Paul critiqued those who held to the form of religion in his day while denying its real power (2 Timothy 3:5), and standing there in church that day, I had the sense that he was talking about me… to me. You see, I was terribly concerned about getting the ceremony right, but I was completely oblivious to the real presence that made all of that activity meaningful and all of that effort purposeful. To use Sam Shoemaker’s wonderful metaphor, I was tending to a rather ornate fireplace that didn’t have a fire burning in it!  I had the form of religion, in fact, a very fine version of it, but I was missing its power.

This was the realization that pushed me out of my familiar ecclesial nest when I was a teenager and into the spiritual quest that has been the direction and destination of my life ever since. Just like Jacob wrestling the mysterious presence at Jabbok (Genesis 32:22-31), I wanted God, the living, loving God, and I wasn’t going to settle for anything less until I had tasted and seen the goodness of God for myself (Palm 34:8).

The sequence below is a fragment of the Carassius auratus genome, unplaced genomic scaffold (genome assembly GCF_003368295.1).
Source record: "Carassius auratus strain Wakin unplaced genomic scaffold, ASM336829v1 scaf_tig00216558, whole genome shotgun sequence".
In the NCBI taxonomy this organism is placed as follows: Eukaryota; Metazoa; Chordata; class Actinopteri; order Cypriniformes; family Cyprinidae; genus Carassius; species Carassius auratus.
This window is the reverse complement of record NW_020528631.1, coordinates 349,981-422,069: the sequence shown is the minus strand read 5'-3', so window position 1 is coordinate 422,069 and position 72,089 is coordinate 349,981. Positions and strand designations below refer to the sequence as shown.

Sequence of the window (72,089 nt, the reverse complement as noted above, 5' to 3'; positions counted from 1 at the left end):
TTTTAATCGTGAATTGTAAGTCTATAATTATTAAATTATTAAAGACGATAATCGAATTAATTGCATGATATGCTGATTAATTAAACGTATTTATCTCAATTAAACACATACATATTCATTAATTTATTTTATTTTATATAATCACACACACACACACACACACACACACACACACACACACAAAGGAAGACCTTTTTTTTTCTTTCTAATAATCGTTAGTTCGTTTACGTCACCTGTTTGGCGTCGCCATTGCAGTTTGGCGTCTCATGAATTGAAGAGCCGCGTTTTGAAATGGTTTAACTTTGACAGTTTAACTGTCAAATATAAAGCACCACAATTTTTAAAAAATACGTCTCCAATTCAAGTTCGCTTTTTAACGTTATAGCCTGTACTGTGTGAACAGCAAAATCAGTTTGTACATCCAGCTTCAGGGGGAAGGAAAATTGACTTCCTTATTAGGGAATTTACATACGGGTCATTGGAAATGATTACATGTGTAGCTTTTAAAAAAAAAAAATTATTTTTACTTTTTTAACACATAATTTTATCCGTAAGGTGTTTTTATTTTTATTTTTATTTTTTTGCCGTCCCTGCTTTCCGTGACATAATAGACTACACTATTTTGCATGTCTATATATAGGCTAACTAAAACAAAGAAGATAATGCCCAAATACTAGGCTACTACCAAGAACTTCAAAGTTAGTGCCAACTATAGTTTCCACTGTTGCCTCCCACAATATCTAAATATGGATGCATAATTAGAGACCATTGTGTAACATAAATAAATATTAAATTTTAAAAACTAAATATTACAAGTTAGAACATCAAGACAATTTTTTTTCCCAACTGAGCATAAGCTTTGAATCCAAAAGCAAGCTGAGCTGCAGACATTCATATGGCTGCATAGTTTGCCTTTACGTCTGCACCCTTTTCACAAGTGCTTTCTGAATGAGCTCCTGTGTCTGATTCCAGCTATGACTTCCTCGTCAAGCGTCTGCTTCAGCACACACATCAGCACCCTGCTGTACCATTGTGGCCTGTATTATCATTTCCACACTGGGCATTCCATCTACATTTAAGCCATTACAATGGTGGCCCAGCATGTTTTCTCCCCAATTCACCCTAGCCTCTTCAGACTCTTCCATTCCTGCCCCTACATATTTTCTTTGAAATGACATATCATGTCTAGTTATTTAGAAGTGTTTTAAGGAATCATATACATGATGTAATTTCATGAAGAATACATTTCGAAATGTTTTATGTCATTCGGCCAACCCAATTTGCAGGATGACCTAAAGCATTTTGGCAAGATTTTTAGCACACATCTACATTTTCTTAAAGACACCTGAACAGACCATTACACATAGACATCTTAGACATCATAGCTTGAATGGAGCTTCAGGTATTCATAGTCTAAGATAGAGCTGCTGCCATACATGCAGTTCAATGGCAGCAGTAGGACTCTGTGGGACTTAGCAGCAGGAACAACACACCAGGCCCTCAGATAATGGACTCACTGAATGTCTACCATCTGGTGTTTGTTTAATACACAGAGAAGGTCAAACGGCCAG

pietyA rather unsettling book that I’ve been reading lately is Ian Stackhouse’s Primitive Piety (Paternoster – 2012).  This is his invitation away from the safe and pleasant world of suburban piety with its stress on moderation and politeness, and into the extreme and paradoxical world of Biblical faith.  He begins it by quoting the Scottish Congregationalist theologian P.T, Forsyth (1848–1921) –

“We tend to a Christianity without force, passion, or effect; a suburban piety, homely and kind but unfit to cope with the actual moral case of the world, its giant souls and hearty sinners. …We have churches of the nicest, kindest people, who have nothing apostolic or missionary, who never knew the soul’s despair or its breathless gratitude.”